Medicaid is the nation’s public health insurance program for people with low income, providing health coverage to 64.7 million people nationwide. Medicaid plays an especially critical role for the disabled population. It covers 48% of children with special health care needs, 45% of non-elderly adults with disabilities and more than six in 10 nursing home residents. Eligibility is determined by income caps that are decided by states.

In Wisconsin, Medicaid services for people with disabilities includes a wide range of support and services. These programs help people pay for both medical coverage and prescription drugs, according to the Wisconsin Department of Health Services. 

Medicaid resources become even more important as individuals age because people with ASD have an increased risk of age-related health issues such as diabetes and cardiovascular disease, the Waisman study said. 

The report also found that older individuals use Medicaid resources more frequently, as beneficiaries with ASD who were over age 60 had the highest number of visits at 23.2 per year compared to 9.3 per year for beneficiaries in the 21-29 age range. 

“With autism in particular, we see that as people age, like everybody, they’re dealing with physical health problems,” Bishop said. “Then, because they have autism and because of the lived experience of having autism — which can include being discriminated against or having poor access to health care — they are dealing with more physical health problems.”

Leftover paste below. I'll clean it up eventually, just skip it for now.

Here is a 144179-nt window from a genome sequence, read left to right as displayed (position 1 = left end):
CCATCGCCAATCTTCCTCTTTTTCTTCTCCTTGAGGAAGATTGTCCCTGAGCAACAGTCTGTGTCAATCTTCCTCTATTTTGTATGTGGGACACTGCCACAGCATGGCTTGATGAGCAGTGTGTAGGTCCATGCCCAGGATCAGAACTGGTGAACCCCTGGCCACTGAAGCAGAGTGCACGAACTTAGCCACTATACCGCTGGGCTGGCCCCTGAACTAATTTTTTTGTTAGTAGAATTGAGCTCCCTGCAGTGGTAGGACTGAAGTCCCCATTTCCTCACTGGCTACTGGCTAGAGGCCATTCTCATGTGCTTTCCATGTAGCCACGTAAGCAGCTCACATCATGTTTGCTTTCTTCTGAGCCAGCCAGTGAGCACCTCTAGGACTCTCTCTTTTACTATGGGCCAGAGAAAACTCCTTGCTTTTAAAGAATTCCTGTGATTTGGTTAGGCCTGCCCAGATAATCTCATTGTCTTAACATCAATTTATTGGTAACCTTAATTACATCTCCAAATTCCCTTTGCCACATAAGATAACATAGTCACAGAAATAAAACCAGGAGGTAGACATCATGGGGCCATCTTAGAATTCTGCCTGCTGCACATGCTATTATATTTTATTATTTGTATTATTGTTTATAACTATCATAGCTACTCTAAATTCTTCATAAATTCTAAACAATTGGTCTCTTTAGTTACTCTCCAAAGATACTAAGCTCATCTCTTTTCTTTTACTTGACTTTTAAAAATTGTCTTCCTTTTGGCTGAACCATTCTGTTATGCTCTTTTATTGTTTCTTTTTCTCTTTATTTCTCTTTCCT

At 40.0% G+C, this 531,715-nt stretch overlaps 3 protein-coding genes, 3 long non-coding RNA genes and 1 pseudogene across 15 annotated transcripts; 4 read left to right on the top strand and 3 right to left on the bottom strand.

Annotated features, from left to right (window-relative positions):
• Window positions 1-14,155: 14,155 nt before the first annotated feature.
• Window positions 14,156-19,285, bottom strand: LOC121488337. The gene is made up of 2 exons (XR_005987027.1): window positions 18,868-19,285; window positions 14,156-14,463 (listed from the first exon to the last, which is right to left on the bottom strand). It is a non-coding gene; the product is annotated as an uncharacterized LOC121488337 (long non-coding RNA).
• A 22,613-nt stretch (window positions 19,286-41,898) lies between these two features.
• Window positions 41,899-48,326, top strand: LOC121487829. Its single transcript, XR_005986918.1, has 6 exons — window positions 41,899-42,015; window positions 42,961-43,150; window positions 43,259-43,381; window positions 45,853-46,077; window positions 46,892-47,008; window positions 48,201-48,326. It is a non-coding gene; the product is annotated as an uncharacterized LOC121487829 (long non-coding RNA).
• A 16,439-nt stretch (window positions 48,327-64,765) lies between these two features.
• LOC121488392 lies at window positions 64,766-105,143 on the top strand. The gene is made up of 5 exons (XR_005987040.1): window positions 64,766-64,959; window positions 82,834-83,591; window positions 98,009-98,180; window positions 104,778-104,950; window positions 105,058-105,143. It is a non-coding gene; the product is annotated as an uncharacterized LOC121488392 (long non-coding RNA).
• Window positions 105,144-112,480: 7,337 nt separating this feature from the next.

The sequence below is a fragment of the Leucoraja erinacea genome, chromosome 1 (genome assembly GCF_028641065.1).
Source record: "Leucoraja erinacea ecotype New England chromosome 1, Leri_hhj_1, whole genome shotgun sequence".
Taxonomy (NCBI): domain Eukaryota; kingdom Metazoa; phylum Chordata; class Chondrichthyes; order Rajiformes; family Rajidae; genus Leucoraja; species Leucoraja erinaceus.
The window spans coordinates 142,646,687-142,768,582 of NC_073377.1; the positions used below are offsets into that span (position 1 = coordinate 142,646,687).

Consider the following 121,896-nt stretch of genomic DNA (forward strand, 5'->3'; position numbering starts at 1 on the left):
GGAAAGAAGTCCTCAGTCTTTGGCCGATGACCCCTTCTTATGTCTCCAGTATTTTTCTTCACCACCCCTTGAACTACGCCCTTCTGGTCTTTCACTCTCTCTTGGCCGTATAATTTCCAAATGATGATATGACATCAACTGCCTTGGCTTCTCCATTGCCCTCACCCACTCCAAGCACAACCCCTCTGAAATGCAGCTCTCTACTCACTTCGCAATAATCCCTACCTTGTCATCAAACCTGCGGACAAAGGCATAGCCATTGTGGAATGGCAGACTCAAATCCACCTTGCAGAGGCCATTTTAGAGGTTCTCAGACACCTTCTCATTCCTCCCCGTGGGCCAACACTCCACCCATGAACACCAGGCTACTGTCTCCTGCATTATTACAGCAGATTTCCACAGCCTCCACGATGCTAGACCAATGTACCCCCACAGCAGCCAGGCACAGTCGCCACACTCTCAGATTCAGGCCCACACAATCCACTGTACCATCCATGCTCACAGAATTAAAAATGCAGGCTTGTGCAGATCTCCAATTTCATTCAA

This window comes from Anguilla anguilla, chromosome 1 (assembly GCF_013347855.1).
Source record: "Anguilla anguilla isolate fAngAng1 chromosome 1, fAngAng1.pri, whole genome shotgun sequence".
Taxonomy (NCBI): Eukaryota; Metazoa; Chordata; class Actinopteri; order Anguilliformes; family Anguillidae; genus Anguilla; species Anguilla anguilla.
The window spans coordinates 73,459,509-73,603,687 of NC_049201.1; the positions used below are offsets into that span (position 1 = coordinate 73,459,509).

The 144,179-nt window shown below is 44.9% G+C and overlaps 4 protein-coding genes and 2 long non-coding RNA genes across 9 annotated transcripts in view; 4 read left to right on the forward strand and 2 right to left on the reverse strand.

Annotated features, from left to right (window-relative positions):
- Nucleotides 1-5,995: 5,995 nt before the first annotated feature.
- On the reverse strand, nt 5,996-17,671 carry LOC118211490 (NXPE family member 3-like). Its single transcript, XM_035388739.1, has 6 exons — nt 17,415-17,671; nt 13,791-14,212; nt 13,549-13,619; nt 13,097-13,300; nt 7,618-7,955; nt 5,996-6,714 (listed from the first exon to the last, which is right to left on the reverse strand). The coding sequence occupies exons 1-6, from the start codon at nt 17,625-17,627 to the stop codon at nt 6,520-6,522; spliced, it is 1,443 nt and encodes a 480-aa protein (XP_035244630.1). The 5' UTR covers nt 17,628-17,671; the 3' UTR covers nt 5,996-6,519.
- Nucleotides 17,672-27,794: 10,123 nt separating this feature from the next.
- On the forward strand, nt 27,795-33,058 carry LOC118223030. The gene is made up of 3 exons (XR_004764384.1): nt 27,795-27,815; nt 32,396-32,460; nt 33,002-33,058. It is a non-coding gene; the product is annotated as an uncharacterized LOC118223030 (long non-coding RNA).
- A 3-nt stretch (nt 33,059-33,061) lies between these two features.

The increase of individuals with ASD enrolling in Medicaid could lead to barriers in care such as delayed diagnoses and long waitlists, the report said. 

Different Medicaid programs have different income limits that determine eligibility. Brabender said these income caps are too low and do not allow people to work and still receive benefits. 

“There is no incentive for people to continue to work under the program as it is currently. We as a society expect people to work and not live off the taxpayer’s dime. There needs to be a better system in place, such as work incentives, and not penalize people for working,” Brabender said.

If people are not eligible for Medicaid, they might not see the doctors and specialists they need, resulting in the use of emergency room services and case-management services, Brabender said. 

Rubenstein said people on the edge of the income requirements that have the ability to work are the ones most affected. Those who earn close to the income cap are faced with the hard decision of being employed and potentially losing their Medicaid benefits and being unemployed and having less income. 

Bishop said this decision is made more complicated because many people with developmental disabilities want to be able to work in meaningful ways.

“People are sort of in a catch-22 because they don’t want to lose their insurance benefits,” Bishop said. “Part of being human is wanting to work in an environment where you feel like you can be making a contribution and using your skills.”

This desire for meaningful work is realized by the Yahara house, where they work alongside members and help them connect with jobs outside of the clubhouse. 

Yahara House Director Brad Schlough recalled one day when he was the first staff member to arrive — there were already six members waiting at the door. Once he unlocked it, they all went to work immediately. This desire to work sometimes forces members to choose between having a job and remaining clubhouse members as they either have to be on a Social Security supplement or Medicaid, according to Schlough. 

Public Policy Analyst and Legislative Liaison for the Wisconsin Board for People with Developmental Disabilities Tamara Jackson said many of the services and supports people with ASD need are only available through Medicaid.